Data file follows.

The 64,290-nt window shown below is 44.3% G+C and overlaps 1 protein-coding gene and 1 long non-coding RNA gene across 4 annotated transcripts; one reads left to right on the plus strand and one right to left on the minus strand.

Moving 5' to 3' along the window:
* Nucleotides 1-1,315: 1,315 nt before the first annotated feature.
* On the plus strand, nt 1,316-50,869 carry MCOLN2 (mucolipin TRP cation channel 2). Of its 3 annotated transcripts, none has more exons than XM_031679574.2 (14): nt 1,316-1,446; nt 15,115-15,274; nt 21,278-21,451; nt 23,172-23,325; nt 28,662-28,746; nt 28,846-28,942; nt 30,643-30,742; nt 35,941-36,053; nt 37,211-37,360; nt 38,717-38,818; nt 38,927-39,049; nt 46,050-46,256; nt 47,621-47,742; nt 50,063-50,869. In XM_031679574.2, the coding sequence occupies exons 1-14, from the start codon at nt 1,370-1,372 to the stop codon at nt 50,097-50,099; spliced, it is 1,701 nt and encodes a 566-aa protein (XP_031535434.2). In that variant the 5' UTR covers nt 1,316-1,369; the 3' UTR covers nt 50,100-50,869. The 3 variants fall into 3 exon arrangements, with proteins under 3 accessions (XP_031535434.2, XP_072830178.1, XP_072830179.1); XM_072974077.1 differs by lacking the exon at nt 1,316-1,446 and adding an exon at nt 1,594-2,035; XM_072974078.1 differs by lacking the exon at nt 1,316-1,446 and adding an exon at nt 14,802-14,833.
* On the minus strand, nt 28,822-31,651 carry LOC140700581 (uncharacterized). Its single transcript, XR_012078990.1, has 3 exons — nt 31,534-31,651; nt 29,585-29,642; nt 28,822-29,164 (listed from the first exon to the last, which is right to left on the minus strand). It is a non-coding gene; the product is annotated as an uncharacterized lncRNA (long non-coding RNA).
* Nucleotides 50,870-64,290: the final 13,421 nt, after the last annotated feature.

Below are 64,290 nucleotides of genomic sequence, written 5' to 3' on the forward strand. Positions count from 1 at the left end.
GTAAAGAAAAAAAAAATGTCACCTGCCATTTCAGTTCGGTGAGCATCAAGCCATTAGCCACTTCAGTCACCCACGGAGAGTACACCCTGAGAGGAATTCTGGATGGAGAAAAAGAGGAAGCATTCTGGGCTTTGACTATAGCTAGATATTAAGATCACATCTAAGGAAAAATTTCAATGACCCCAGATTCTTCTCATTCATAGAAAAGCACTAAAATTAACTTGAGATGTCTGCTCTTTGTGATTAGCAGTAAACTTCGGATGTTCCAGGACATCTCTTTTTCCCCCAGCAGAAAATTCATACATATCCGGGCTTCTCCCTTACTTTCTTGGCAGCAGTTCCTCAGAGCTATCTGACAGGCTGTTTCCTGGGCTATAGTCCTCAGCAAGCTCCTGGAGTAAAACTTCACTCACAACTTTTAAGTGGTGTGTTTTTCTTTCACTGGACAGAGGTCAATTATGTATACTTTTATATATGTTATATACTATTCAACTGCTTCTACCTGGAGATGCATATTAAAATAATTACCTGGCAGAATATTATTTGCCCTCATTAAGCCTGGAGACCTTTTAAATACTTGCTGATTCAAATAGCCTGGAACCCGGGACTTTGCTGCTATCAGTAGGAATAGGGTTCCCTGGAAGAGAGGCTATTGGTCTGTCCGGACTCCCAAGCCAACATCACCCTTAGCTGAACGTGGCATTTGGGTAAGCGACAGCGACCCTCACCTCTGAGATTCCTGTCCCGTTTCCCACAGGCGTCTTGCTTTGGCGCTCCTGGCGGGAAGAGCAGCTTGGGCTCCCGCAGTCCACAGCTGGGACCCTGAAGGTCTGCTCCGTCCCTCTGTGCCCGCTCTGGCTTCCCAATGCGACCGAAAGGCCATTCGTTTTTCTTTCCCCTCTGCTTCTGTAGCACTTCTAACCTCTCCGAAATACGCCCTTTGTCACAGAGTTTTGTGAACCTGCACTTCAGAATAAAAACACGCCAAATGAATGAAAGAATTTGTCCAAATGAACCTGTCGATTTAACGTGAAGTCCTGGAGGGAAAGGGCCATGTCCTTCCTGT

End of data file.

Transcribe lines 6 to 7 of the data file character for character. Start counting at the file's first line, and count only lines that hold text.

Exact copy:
* Nucleotides 50,870-64,290: the final 13,421 nt, after the last annotated feature.

Below are 64,290 nucleotides of genomic sequence, written 5' to 3' on the forward strand. Positions count from 1 at the left end.